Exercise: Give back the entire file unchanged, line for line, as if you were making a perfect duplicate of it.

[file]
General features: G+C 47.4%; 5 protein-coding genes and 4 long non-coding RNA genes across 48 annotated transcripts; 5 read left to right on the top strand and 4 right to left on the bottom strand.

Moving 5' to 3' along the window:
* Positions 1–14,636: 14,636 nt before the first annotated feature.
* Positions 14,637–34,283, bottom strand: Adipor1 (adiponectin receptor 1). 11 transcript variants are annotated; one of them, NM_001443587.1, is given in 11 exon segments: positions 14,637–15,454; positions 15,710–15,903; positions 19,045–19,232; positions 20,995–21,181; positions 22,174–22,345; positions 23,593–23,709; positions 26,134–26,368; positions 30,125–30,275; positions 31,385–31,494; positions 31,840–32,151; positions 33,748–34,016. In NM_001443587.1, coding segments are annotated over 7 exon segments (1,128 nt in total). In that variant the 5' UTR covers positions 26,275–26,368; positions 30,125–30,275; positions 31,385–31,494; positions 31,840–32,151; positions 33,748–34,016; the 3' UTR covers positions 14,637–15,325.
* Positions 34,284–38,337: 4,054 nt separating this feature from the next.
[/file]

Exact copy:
General features: G+C 47.4%; 5 protein-coding genes and 4 long non-coding RNA genes across 48 annotated transcripts; 5 read left to right on the top strand and 4 right to left on the bottom strand.

Moving 5' to 3' along the window:
* Positions 1–14,636: 14,636 nt before the first annotated feature.
* Positions 14,637–34,283, bottom strand: Adipor1 (adiponectin receptor 1). 11 transcript variants are annotated; one of them, NM_001443587.1, is given in 11 exon segments: positions 14,637–15,454; positions 15,710–15,903; positions 19,045–19,232; positions 20,995–21,181; positions 22,174–22,345; positions 23,593–23,709; positions 26,134–26,368; positions 30,125–30,275; positions 31,385–31,494; positions 31,840–32,151; positions 33,748–34,016. In NM_001443587.1, coding segments are annotated over 7 exon segments (1,128 nt in total). In that variant the 5' UTR covers positions 26,275–26,368; positions 30,125–30,275; positions 31,385–31,494; positions 31,840–32,151; positions 33,748–34,016; the 3' UTR covers positions 14,637–15,325.
* Positions 34,284–38,337: 4,054 nt separating this feature from the next.